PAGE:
Friends of mine who were married got divorced and he kept the house. Later, the home went into a short sale. Both of their names were still on the mortgage but only the husband lived in the house at the time.
Now the ex-spouse who did not live in the home is trying to claim half of the $10,000 relocation incentive offered by the short sale lender. Should that spouse be entitled to receive any of that money? They had been divorced for five years before it went to short sale.
That’s an interesting question that may not have an easy answer. You see, the husband and his ex-spouse took out a mortgage with this lender. If both of their names were still on the mortgage at the time the property was sold in a short sale, both of their credit histories have likely been affected by the short sale. That’s because the lender is not getting paid all that it is owed on the mortgage on the home.
You also have to consider the divorce decree and what it said. We don’t know if the divorce decree settled who was to own the house going forward. Just because the lender names the $10,000 payment a “relocation assistance payment,” doesn’t mean that the owner of the home must use it for that purpose. The $10,000 given by lenders to their borrowers is an incentive to the owners with the hope that they leave the home intact and that the sale to the buyer goes through with few problems. There have been multiple instances reported where sellers have trashed their own homes before those homes have been foreclosed or sold in a short sale.
If the $10,000 is considered a cash payment, that payment could be shared by the owners of the home. If your friends were married and lived in the home, the answer would be easy: They could share it equally. Now if the divorce decree gave the home to the spouse living in the home and made that spouse solely responsible for the repayment of the loan and all other items between the two ex-spouses have been settled, the spouse that received the home and is now selling the home should keep the money.
If the ex-spouse who does not live in the home is owed money or still co-owns the home, only then do we think some of the money from the sale should go to that individual. It would seem to us that the resolution to this issue would be the same if the seller of the home was not selling in a short sale and was receiving $10,000 from that sale. Why would the ex-spouse get any of the money from the sale unless the divorce decree granted that person some of the proceeds?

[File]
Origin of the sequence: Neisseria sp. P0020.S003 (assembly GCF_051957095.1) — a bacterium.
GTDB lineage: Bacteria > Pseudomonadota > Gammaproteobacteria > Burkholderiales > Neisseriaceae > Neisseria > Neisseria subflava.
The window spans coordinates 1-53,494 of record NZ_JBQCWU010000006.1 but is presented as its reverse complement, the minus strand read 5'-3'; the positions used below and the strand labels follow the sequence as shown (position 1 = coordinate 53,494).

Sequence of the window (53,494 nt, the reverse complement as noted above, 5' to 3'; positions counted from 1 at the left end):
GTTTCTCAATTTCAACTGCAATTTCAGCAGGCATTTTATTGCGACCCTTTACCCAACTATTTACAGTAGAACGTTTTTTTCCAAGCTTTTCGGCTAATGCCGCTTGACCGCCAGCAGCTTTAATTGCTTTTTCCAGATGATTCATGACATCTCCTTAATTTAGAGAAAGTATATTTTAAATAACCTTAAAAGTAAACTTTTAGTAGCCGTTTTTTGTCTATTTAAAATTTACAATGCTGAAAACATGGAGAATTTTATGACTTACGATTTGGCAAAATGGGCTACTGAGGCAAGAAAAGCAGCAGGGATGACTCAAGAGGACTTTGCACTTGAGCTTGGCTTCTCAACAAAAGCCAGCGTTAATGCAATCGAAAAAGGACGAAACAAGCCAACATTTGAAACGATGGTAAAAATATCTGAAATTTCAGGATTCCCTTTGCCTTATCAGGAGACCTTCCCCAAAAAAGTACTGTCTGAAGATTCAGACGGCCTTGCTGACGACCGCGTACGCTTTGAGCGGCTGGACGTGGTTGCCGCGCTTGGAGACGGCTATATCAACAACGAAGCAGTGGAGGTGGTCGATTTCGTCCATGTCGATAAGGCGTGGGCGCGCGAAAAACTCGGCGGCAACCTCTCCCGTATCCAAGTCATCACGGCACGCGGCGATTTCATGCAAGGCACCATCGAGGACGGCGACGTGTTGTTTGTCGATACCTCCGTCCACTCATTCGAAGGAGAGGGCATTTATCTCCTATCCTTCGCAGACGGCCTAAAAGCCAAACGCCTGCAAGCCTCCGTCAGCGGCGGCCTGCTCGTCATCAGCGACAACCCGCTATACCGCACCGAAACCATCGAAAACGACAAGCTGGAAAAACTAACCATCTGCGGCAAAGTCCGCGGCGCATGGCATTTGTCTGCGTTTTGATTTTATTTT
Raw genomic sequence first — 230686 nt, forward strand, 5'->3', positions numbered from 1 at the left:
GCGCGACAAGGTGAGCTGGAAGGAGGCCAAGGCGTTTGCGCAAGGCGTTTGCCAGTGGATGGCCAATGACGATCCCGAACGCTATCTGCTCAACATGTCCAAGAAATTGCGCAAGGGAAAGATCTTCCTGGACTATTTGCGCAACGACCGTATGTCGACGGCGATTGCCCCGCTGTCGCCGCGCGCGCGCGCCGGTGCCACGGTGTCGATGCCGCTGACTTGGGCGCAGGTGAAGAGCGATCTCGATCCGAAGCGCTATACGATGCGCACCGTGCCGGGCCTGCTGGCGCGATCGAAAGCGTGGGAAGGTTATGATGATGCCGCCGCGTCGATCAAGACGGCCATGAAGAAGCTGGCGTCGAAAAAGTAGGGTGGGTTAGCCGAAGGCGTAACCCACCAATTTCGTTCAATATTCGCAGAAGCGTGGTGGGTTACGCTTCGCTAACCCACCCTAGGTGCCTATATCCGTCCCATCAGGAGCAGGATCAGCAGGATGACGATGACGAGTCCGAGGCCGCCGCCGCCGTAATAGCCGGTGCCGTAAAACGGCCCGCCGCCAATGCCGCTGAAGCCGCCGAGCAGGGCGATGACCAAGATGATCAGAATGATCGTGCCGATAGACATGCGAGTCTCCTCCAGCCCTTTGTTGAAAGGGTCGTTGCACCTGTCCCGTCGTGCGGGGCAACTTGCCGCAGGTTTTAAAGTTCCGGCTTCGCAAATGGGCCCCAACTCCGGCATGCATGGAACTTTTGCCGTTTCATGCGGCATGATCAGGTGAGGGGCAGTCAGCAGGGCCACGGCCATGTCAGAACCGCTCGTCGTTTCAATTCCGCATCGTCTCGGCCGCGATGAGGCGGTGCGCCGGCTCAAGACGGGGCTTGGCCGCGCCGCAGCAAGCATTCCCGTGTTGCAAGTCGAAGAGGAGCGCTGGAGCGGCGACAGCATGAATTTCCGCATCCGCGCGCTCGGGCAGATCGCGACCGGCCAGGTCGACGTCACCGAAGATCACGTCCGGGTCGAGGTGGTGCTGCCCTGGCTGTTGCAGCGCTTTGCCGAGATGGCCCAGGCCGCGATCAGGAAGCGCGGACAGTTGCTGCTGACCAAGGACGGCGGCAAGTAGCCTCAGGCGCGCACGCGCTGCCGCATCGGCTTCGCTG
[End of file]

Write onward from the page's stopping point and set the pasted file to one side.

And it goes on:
(Of course, if the ex-spouse assumed that the husband would make payments on time and protect the ex-spouse’s credit, and the husband did not, then the ex-spouse might be entitled to more of that cash for damages.)
Your friends will need to work it out — if they can’t, they will need to talk to their divorce attorneys and settle it by other means. At issue is that the sale is probably imminent and the ex-spouse who wants a part of the money is threatening not to sign documents without receiving some payment. The person selling is in a bind and doesn’t have the luxury of time. He may need to offer something to get the sale to move forward. We hope they are able to work it out amicably, but who knows?
Ilyce Glink is the creator of an 18-part webinar+ebook series called “The Intentional Investor: How to Be Wildly Successful in Real Estate” as well as the author of many books on real estate. She also hosts the “Real Estate Minute” on her YouTube channel. Samuel J. Tamkin is a Chicago-based real estate attorney. Contact them at ThinkGlink.com.